The Girl From the Future: Marilyn in ‘The Seven Year Itch’

In the latest instalment of his ongoing series for Classic Movie Hub, Gary Vitacco Robles looks at The Seven Year Itch (1955), one of Marilyn’s most popular movies, featuring the iconic ‘subway scene’ which hastened the end of her marriage to Joe DiMaggio.

“The role of the tempting model in the film adaptation seemed ideal for Marilyn Monroe. Her screen persona embodied the character. The script might well have spelled out that Monroe herself was subletting the apartment upstairs from Richard Sherman. She was the public figure with whom many married men fantasized about having an affair. Zanuck recognized this, as evidenced by a memo dictated early in the production’s development: ‘She is an absolute must for this story.’

Director and screenwriter lost the battle with censorship but won Marilyn Monroe. Without her, the film would simply have not made sense. Monroe’s sexy screen presence communicated visually much of what could not be implied by plot or verbalized through lines. Her unparalleled sizzle compensated for all dialogue and plot turns the censors had excised.

‘Marilyn was a fighter,’ Tom Ewell said of his co-star, honoring an overlooked attribute. ‘I was extremely fond of her. I grew to admire her because I knew she put up a terrific battle to do what she did. Oh, boy she was a street fighter. She had to be. She had a miserable, miserable early life. Everything she got, she fought for. She really was a wonderful person. There’s never been anyone like her.’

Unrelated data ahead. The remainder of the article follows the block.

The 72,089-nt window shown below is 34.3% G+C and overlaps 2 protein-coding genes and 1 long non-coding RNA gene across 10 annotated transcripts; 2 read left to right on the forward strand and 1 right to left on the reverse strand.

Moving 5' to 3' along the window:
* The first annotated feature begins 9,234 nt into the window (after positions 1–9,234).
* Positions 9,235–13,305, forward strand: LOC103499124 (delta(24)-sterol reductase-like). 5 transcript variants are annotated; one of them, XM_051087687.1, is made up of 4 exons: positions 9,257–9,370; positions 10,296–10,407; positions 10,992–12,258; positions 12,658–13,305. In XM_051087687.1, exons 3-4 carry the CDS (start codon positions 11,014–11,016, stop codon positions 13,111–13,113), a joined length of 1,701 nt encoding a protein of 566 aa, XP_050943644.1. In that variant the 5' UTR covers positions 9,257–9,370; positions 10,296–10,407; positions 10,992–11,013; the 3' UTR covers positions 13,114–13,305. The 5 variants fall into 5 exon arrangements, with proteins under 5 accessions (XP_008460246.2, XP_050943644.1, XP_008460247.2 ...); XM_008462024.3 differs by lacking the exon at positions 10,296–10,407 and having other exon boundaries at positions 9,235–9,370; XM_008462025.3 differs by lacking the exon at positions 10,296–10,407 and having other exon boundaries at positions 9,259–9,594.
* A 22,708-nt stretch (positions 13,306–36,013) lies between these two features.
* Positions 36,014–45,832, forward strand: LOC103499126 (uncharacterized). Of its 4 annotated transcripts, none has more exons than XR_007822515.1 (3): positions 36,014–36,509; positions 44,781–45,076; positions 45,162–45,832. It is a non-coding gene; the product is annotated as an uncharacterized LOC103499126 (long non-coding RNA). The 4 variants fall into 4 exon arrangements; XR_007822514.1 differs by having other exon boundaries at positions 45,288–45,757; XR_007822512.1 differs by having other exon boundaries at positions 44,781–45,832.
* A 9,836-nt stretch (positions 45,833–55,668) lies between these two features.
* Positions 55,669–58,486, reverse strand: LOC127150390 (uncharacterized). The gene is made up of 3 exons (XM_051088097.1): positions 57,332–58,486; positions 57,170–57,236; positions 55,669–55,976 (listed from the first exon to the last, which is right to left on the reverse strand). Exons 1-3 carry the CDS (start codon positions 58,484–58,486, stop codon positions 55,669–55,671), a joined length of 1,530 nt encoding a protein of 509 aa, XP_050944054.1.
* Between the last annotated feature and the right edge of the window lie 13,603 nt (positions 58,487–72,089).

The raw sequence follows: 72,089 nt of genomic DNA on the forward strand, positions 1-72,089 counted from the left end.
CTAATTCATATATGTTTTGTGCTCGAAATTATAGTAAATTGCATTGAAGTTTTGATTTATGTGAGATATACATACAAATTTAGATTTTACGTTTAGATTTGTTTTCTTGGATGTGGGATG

The subway grate scene can also be argued as both an example of objectification of a woman; exactly what Monroe battled against, or a woman exercising her own sexual power. Monroe’s complicity is often labeled as an act of exhibitionism or self-abasement. But was she really colluding in her own objectification? Monroe was a hard worker who tried her best to bring reality and art to any project in which she was involved. She never expressed shame in portraying the Girl and may have justified the scene as the price of working with the esteemed director, Billy Wilder.

Wilder admitted the spectacle could have been offensive and distasteful, but Monroe performed with naïveté. He asserted the act was ‘the finest instance of a Monroe’s character’s ability to suggest simultaneously both childlike pleasure and sexual delight.’ In fact, her casting had been a calculated effort to include tasteful sexuality over obscenity.

Delightful and effervescent onscreen, Monroe presents no indication of the stress occurring in her personal life. She was later bashed for requiring numerous retakes during the production. Producer Charles Feldman’s memo to Zanuck on Monroe’s challenges refutes this: ‘There have been tough days…the 18-takes have only happened on rare occasions with the girl…for the last two weeks this girl has worked as hard as anyone I have known in my life.’

In the film, Monroe looks like she arrived from the future. She is luminous. She makes co-stars seem obsolete. Her vocal delivery is unlike stagelike staccato of the era. Her comic timing is flawless. Monroe’s reviews were generally positive — with few exceptions by conservative critics seemingly jaded by the sexualized nature of her role rather than her actual performance.”